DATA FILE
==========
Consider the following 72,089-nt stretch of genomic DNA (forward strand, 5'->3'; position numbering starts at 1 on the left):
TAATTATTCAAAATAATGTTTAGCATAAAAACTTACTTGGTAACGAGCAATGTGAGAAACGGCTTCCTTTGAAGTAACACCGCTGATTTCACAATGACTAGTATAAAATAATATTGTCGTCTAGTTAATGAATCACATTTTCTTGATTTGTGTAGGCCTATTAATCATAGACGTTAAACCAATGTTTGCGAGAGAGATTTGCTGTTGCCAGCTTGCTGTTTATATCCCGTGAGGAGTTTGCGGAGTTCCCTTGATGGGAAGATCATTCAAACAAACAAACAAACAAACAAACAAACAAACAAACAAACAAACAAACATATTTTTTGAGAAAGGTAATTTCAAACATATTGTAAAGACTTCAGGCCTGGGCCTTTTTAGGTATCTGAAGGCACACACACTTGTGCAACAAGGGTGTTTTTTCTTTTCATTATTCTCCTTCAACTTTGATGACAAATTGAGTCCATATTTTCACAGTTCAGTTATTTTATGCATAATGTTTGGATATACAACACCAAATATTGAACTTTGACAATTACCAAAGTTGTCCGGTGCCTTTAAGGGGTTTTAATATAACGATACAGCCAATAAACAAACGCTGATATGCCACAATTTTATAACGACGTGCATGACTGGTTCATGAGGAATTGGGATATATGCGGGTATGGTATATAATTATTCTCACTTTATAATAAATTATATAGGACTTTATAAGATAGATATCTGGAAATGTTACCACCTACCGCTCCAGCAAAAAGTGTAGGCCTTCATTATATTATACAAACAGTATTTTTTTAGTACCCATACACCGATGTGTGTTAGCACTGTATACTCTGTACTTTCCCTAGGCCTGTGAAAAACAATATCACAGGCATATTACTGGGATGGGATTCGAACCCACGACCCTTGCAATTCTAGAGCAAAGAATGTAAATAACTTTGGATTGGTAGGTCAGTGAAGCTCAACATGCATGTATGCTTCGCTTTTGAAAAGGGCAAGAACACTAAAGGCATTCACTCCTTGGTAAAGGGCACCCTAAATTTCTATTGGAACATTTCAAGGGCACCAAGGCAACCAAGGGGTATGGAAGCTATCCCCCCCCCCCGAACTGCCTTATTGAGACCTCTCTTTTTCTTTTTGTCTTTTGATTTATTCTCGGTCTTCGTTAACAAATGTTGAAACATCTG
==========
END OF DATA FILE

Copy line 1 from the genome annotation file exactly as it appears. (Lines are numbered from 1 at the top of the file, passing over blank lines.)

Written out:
Consider the following 72,089-nt stretch of genomic DNA (forward strand, 5'->3'; position numbering starts at 1 on the left):